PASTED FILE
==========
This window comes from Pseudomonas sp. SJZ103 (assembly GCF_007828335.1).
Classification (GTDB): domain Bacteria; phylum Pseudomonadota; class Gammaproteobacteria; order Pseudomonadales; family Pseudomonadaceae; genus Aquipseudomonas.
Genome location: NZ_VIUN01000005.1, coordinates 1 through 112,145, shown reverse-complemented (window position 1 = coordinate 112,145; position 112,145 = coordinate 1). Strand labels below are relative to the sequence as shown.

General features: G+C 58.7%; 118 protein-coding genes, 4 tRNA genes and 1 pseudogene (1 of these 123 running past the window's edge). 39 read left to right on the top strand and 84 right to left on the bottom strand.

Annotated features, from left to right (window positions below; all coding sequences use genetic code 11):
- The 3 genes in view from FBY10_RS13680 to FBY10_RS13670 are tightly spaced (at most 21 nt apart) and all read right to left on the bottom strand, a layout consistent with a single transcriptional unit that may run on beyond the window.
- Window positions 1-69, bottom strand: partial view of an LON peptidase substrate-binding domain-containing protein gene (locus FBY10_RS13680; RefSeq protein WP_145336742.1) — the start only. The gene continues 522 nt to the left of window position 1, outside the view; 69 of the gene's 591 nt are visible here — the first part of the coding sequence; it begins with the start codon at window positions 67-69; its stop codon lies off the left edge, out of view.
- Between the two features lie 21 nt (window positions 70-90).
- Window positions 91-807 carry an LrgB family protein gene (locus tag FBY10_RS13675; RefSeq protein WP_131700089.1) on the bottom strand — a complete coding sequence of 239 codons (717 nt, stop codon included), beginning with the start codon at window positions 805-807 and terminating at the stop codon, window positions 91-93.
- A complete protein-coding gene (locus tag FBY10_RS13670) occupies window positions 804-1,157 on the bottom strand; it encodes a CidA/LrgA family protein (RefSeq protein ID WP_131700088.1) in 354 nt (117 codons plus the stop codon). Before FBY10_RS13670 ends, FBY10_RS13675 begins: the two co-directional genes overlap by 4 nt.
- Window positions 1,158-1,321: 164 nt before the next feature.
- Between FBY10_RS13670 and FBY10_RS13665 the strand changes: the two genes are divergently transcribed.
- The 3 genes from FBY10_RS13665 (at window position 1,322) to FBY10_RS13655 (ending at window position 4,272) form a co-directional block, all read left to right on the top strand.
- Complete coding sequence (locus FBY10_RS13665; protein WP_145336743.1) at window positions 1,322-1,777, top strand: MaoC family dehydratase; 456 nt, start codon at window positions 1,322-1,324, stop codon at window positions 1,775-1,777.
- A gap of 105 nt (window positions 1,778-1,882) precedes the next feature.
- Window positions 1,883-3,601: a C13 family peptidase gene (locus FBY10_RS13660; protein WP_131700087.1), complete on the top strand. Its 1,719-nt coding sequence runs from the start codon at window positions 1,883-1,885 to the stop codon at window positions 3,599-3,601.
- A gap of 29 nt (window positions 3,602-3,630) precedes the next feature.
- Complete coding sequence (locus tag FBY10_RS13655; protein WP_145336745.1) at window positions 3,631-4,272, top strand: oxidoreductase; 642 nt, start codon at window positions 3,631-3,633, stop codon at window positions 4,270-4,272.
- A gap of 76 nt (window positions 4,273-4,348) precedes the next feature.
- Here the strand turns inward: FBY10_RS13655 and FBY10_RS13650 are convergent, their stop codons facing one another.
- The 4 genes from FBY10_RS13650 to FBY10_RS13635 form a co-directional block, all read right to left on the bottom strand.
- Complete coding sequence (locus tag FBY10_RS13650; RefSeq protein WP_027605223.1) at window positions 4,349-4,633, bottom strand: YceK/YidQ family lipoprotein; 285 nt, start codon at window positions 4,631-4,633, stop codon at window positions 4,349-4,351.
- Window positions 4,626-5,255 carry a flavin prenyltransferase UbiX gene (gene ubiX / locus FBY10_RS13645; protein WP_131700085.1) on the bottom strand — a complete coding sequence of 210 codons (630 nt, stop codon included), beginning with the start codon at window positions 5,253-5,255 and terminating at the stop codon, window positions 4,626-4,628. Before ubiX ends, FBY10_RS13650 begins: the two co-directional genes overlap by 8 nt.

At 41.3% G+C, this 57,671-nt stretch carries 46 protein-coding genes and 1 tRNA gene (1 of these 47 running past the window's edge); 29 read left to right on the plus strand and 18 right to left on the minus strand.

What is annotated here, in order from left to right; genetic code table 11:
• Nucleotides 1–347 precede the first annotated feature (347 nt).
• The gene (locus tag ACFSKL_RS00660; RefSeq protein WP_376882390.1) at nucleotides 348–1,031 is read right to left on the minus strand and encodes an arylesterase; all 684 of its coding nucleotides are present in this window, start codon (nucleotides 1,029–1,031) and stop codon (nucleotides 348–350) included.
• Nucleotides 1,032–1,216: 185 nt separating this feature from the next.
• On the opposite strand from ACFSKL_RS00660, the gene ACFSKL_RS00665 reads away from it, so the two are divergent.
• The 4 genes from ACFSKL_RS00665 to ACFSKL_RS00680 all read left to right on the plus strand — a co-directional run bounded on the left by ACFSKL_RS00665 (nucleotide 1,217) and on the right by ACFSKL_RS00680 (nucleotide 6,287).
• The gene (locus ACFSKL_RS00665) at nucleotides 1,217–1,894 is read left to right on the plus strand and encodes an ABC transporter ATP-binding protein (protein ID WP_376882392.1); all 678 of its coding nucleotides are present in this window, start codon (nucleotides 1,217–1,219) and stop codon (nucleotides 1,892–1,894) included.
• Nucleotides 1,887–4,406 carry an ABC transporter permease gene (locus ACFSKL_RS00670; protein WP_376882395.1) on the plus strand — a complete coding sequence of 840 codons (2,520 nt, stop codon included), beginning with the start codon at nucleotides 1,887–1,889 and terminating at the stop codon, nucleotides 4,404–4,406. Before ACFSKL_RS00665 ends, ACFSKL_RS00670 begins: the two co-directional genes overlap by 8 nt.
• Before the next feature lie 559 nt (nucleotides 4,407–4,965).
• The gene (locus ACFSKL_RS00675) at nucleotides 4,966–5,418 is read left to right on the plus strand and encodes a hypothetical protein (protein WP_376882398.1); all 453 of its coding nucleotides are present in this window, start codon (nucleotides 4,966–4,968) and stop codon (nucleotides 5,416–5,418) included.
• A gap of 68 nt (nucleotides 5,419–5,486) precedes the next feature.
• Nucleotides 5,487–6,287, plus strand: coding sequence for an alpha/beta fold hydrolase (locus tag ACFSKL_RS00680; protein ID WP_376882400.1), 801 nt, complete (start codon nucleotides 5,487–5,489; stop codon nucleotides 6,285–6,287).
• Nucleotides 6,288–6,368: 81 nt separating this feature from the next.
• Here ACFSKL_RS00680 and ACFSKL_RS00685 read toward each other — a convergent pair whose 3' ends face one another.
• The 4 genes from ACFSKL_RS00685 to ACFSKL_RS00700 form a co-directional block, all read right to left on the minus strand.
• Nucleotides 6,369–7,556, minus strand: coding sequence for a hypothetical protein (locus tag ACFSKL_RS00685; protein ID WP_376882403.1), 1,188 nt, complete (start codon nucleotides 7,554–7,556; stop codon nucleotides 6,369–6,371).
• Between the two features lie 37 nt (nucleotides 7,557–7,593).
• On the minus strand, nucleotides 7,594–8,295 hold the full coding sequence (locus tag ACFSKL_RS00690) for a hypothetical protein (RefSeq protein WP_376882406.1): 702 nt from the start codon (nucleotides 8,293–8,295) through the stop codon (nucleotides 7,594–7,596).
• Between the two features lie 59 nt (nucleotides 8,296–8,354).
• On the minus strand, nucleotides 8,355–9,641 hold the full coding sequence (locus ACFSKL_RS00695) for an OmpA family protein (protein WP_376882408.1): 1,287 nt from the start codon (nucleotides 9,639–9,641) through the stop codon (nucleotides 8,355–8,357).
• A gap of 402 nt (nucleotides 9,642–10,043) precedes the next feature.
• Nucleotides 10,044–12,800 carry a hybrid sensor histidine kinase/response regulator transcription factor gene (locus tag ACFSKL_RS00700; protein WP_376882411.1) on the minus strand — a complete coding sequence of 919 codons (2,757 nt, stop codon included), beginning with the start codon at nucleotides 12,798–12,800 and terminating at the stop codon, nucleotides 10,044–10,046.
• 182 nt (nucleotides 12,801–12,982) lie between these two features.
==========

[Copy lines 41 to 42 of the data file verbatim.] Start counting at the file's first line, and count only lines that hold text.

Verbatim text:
• Between the two features lie 37 nt (nucleotides 7,557–7,593).
• On the minus strand, nucleotides 7,594–8,295 hold the full coding sequence (locus tag ACFSKL_RS00690) for a hypothetical protein (RefSeq protein WP_376882406.1): 702 nt from the start codon (nucleotides 8,293–8,295) through the stop codon (nucleotides 7,594–7,596).